Description of problem:
I tried to install Fedora 32 from scratch.
I took Fedora-32-20200317.n.1.
KS looks like this
As you can see in %post we have check-update.
Accordingly to docs - Non-interactively checks if updates of the specified packages are available.
^ This doesn't seem to be right, DNF is actually blocking execution on GPG.
However, when I traced down DNF I saw this
strace: Process 26508 attached
[anaconda root@kvm-03-guest24 /]# ls -la /proc/26508/fd/0
lrwx------. 1 root root 64 Mar 18 06:51 /proc/26508/fd/0 -> /dev/pts/0
[anaconda root@kvm-03-guest24 /]# cat /var/log/dnf.log | tail -n5
2020-03-18T10:33:10Z DEBUG repo: downloading from remote: fedora-cisco-openh264
2020-03-18T10:33:13Z CRITICAL Importing GPG key 0x12C944D0:
Userid : "Fedora (32) <firstname.lastname@example.org>"
Fingerprint: 97A1 AE57 C3A2 372C CA3A 4ABA 6C13 026D 12C9 44D0
From : /etc/pki/rpm-gpg/RPM-GPG-KEY-fedora-32-x86_64
[anaconda root@kvm-03-guest24 /]# cat /var/log/dnf.librepo.log | tail -n5
2020-03-18T10:33:08Z INFO Downloading: http://beaker.engineering.redhat.com/repos/8035634/repodata/a26508f0fa2702a7a2684d2b554437d0b994d6fe-primary.xml.gz
2020-03-18T10:33:08Z INFO Downloading: http://beaker.engineering.redhat.com/repos/8035634/repodata/4d30eab1e409eee31ce62c19be36f98ca5c762de-filelists.xml.gz
2020-03-18T10:33:10Z INFO Downloading: https://codecs.fedoraproject.org/openh264/32/x86_64/repodata/repomd.xml
2020-03-18T10:33:12Z INFO Downloading: https://codecs.fedoraproject.org/openh264/32/x86_64/repodata/repomd.xml.asc
2020-03-18T10:33:13Z INFO Downloading: file:///etc/pki/rpm-gpg/RPM-GPG-KEY-fedora-32-x86_64
Beaker -> Provision latest F32 -> Wait till %post
dnf check-update hanging for better times.
dnf check-update will not require input from stdin.
When looking at this from an admin perspective,
it's probably not a good idea to automatically
import GPG keys when running check-updates.
In this case, you probably should add -y/--assumeyes to the kickstart.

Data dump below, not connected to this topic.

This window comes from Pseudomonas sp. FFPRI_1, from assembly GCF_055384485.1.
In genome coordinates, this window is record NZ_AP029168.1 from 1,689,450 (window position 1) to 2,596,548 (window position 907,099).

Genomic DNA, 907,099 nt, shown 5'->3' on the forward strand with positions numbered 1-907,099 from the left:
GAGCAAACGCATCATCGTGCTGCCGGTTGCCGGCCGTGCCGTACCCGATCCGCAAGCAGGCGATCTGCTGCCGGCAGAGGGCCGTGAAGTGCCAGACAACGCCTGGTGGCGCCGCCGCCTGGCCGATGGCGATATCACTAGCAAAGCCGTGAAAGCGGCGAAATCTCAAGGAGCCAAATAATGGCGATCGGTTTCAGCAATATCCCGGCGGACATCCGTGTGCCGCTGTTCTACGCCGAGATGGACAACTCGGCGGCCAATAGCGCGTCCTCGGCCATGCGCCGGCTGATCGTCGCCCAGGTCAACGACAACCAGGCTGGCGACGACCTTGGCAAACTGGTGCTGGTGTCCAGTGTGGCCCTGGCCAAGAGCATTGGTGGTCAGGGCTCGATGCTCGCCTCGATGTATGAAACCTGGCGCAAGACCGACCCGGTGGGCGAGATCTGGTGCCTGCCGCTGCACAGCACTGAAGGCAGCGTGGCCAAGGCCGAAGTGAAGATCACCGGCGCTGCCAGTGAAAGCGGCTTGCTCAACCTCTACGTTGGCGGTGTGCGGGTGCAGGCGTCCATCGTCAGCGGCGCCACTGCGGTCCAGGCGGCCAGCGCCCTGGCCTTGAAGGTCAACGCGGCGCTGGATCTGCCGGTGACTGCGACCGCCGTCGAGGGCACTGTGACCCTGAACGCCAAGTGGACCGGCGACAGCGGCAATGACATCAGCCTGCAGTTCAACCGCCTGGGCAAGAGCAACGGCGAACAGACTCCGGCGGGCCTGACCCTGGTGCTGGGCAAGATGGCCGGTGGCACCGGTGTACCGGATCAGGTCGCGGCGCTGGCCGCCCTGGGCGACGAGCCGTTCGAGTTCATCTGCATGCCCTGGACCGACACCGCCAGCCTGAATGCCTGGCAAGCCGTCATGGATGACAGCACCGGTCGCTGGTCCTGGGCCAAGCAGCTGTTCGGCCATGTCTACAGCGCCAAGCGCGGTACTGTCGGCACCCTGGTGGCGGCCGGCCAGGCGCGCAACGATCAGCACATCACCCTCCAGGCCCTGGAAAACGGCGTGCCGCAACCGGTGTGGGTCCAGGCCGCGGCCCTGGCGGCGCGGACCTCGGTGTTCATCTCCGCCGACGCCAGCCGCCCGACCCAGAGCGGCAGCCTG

DNF could be changed to fail on importing a key during check-update
to make it non-interactive again.
(In reply to Daniel Mach from comment #1)
> When looking at this from an admin perspective,
> it's probably not a good idea to automatically
> import GPG keys when running check-updates.
> In this case, you probably should add -y/--assumeyes to the kickstart.
> DNF could be changed to fail on importing a key during check-update
> to make it non-interactive again.
I agree. I'm completely fine with failure. Otherwise, docs should be updated accordingly.
So whether this is a sensible thing to do in a kickstart is maybe up for debate, but seems there is a real new problem here. You're not supposed to have to sign off on the import of a GPG key on first use like this, IIRC. This is probably caused by the enabling of the Cisco repo by default, which was https://bugzilla.redhat.com/show_bug.cgi?id=1807679 . CCing folks from that bug here: were we expecting this kind of trust prompt? Can we make it not happen?
Well, I think this is really https://bugzilla.redhat.com/show_bug.cgi?id=1768206 ?
ie, it always prompts for the key import even if it's been imoprted already via rpm --import due to the repodata gpg check being enabled...
oh, so it's because this repo has repo_gpgcheck=1 ?
repo_gpgcheck=1 needs the key to get imported into dnf's databases and not rpm's in order to verify the metadata has not been tampered with, and as the cisco repo bypasses mirrormanager we have no other protection for man in the middle attacks on the repo
this is more than bug 1768206. In this case, you have GPGs because it is part of Fedora, however, command itself (check-update) may end up hanging on read(0. Which is against the documentation - "Non-interactively checks if updates of the specified packages are available."
So the problem is still there, it is more like how you will achieve it.
I am not a dnf developer, so I have no idea the way they want to solve this. ;)
Perhaps dnf could pull gpg keys from rpm if they are already imported there?
Or as you say, fail if they have to ask anything in a check-update.
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